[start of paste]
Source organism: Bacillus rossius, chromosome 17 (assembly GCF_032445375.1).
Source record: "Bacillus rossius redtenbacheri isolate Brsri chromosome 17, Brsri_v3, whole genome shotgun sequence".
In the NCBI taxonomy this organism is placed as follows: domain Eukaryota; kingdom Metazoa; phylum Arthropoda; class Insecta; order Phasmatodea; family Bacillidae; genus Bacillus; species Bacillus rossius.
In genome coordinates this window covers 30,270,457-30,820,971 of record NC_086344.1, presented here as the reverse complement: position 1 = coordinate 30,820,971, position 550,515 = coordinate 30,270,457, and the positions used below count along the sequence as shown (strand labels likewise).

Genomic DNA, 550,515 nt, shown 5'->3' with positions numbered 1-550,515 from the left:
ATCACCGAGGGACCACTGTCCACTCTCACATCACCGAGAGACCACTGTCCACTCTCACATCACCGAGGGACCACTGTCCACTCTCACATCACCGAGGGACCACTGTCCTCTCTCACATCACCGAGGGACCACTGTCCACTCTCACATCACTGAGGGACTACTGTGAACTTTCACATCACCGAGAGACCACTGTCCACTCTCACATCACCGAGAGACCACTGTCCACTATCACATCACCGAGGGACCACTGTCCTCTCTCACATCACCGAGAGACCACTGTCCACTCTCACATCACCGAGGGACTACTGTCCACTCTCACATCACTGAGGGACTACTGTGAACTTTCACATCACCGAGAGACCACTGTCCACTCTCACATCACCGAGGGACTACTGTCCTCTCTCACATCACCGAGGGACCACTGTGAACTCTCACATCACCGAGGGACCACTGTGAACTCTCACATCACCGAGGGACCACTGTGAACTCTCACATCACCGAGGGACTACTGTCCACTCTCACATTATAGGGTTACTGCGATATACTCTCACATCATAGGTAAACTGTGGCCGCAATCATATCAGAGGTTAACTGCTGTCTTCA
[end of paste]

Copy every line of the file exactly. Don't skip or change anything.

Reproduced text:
Source organism: Bacillus rossius, chromosome 17 (assembly GCF_032445375.1).
Source record: "Bacillus rossius redtenbacheri isolate Brsri chromosome 17, Brsri_v3, whole genome shotgun sequence".
In the NCBI taxonomy this organism is placed as follows: domain Eukaryota; kingdom Metazoa; phylum Arthropoda; class Insecta; order Phasmatodea; family Bacillidae; genus Bacillus; species Bacillus rossius.
In genome coordinates this window covers 30,270,457-30,820,971 of record NC_086344.1, presented here as the reverse complement: position 1 = coordinate 30,820,971, position 550,515 = coordinate 30,270,457, and the positions used below count along the sequence as shown (strand labels likewise).

Genomic DNA, 550,515 nt, shown 5'->3' with positions numbered 1-550,515 from the left:
ATCACCGAGGGACCACTGTCCACTCTCACATCACCGAGAGACCACTGTCCACTCTCACATCACCGAGGGACCACTGTCCACTCTCACATCACCGAGGGACCACTGTCCTCTCTCACATCACCGAGGGACCACTGTCCACTCTCACATCACTGAGGGACTACTGTGAACTTTCACATCACCGAGAGACCACTGTCCACTCTCACATCACCGAGAGACCACTGTCCACTATCACATCACCGAGGGACCACTGTCCTCTCTCACATCACCGAGAGACCACTGTCCACTCTCACATCACCGAGGGACTACTGTCCACTCTCACATCACTGAGGGACTACTGTGAACTTTCACATCACCGAGAGACCACTGTCCACTCTCACATCACCGAGGGACTACTGTCCTCTCTCACATCACCGAGGGACCACTGTGAACTCTCACATCACCGAGGGACCACTGTGAACTCTCACATCACCGAGGGACCACTGTGAACTCTCACATCACCGAGGGACTACTGTCCACTCTCACATTATAGGGTTACTGCGATATACTCTCACATCATAGGTAAACTGTGGCCGCAATCATATCAGAGGTTAACTGCTGTCTTCA